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IT IS A PRIVILEGE to address this Congress, a group which has unique responsibilities for assuring that this nation has enough physicians. At this point in time, the general topic of these meetings—The Influences of Extramural Financial Support on Medical Schools—is directly linked to the matter which I wish to discuss—the future financing of medical schools. Both of these matters are extremely complex, and in detail they can be dealt with only by professional experts. But when they are examined in terms of broad national needs and goals, the essentials of the problem for the ordinary citizen and for the legislator are clear. I should like to make clear what are to me the most important of these needs and goals. Unless there is reasonable agreement on these fundamentals, there can be little profitable discussion of means of attaining the goals.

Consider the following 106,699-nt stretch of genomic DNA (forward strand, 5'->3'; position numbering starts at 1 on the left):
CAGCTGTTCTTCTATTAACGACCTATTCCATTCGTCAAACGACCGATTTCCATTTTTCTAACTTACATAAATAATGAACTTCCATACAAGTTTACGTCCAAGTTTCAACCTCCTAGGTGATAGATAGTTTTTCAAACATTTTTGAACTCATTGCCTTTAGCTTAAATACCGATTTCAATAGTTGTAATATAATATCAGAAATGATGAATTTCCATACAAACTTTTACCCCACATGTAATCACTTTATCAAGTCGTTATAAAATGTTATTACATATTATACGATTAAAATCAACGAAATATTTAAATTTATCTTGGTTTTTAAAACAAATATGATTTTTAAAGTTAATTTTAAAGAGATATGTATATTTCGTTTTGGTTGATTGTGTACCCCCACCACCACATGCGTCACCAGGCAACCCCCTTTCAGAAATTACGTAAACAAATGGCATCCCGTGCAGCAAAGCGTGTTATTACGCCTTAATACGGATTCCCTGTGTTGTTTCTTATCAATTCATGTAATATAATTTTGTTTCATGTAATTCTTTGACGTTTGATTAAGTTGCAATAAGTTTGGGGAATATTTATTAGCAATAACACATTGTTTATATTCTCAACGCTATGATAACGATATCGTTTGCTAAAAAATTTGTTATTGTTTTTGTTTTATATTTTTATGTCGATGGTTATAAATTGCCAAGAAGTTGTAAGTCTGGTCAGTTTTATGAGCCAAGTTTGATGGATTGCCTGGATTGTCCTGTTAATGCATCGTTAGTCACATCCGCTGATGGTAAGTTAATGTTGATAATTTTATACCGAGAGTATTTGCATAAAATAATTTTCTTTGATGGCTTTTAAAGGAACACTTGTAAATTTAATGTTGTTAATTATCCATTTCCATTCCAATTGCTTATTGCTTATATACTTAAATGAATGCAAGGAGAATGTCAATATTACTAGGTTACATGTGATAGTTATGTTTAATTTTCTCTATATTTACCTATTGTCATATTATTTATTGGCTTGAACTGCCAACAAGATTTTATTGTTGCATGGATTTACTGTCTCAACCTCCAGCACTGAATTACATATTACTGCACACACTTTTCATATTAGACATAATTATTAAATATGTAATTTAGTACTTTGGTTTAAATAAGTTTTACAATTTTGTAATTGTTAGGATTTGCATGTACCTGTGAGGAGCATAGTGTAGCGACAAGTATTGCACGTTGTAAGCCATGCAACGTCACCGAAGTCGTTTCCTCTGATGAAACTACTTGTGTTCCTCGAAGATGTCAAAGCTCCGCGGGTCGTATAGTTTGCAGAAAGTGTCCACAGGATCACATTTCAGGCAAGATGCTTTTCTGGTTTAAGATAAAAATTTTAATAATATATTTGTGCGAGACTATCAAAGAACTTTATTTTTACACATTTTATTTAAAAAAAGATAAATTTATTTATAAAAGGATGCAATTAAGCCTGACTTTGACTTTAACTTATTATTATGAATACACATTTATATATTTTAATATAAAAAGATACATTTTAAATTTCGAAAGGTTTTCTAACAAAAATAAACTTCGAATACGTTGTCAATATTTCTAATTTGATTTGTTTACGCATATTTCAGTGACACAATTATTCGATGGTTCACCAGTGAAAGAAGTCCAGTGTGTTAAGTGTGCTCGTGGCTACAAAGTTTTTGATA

Need for Physicians
First of all, this
Fogarty JE. A Federal Legislator's View of the Future Financing of Medical Schools. JAMA. 1962;180(9):721–725. doi:10.1001/jama.1962.03050220013004
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